Attuning to Autumn : finding connection in nature

                           Take a look at Foxy attuning to nature 

November is suddenly here and since my last newsletter our landscape is shifting yet again.  Deeper into Autumn and deeper into lockdown.  My pondering for the day is, what happens in our minds and hearts as we navigate change?  Can we stay open to connection in the midst of change?

One response which I have been observing in myself over the last few months is how I unconsciously shut down my feelings.  I think I’m doing just fine and then later realise that I’m feeling stuck or my body is sore.  When I connect in, I notice that actually I’m a bit numb and underneath there are parts of me that don’t feel ok.   I discover that if I can’t feel it, how can I take care of these tender places?

Often this numbness is an unconscious strategy that we carry from way back when it was a useful protective response from being overwhelmed.  Some of us might feel we may really need this response right now and it’s good to recognise that, but for others we might find it no longer serves us.  We may feel that it reduces our ability to connect with others, from receiving and giving support to our friends and communities, in ways that are still allowed.  Yet we are relational beings and most of us need relationships to survive.  So how do we stay connected to ourselves and others?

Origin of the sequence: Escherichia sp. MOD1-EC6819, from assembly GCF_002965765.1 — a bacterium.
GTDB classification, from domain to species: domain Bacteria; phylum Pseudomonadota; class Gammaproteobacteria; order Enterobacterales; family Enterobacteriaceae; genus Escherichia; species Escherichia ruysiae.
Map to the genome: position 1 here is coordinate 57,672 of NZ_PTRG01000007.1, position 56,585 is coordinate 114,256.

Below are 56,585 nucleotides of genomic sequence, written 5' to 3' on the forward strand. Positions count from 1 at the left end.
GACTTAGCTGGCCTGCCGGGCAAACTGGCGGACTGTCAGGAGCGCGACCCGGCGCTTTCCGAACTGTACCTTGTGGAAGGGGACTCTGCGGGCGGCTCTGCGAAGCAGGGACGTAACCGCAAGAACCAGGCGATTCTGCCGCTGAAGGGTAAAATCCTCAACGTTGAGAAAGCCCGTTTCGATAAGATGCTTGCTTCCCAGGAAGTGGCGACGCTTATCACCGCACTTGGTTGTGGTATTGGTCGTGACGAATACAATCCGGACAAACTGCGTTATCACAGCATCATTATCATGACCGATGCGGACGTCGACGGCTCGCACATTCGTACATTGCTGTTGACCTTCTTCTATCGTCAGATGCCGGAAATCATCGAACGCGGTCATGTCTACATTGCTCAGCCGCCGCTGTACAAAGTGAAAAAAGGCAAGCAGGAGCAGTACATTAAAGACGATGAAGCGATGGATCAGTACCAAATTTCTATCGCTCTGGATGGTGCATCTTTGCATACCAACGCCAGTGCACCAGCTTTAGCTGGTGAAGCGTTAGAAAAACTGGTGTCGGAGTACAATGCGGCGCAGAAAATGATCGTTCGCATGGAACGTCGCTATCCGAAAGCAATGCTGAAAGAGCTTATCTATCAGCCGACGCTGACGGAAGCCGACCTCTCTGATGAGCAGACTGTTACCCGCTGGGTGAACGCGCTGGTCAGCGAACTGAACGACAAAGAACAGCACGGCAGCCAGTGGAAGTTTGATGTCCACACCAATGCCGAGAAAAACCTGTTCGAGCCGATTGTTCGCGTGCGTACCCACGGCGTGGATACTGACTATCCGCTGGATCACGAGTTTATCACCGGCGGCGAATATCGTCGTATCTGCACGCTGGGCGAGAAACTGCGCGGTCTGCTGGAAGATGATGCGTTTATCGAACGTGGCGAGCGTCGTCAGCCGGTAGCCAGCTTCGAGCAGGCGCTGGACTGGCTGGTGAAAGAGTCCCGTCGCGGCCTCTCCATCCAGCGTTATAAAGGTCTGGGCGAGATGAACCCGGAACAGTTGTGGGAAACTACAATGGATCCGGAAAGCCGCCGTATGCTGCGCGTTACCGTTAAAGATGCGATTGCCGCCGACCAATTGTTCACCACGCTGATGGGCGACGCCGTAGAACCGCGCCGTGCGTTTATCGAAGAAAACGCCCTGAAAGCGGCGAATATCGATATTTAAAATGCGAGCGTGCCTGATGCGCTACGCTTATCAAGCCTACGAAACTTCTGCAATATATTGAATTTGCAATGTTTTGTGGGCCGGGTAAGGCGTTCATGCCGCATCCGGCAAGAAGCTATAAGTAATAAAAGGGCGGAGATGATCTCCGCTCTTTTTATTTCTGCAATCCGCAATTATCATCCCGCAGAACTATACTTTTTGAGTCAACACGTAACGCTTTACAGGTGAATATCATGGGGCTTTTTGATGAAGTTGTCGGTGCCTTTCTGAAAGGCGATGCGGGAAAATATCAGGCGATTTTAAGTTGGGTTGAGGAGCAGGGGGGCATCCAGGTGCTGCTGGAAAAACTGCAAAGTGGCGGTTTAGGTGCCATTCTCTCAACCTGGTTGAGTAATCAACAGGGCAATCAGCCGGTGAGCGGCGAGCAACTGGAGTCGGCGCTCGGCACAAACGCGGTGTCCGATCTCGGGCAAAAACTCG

I often look to nature for inspiration.  Last week I took this video clip of Foxy attuning to nature.   I love the way she’s sniffing the air, sensing the environment with her whole being, from the tip of her nose to the tip of her tail.    It reminds me not to see only with my eyes but to recruit all of my senses.  To be more fully alive in this precious moment, this wild and windy day, this colourful season.

Connecting with nature is one way that helps me to be more in touch with how I am feeling and allow it to move.  I like to think of emotions as messengers.  They give their message as sensation in the body and these usually create thoughts.  Ideally, we hear the body mind message so the messenger can move on.  I love how ‘motion’ is part of the word ‘emotion’.

When I connect with my senses in nature it takes me away from my head back into the language of my body.  Whether I’m looking at the sky from an open window or walking on the beach, I can connect my senses to my body as I see and hear and smell and taste and touch.  From the tip of my nose to the tip of my tail.

Time and again, nature connects me back to knowing how I feel and so knowing what I need  In relationship with myself and in relationship with others

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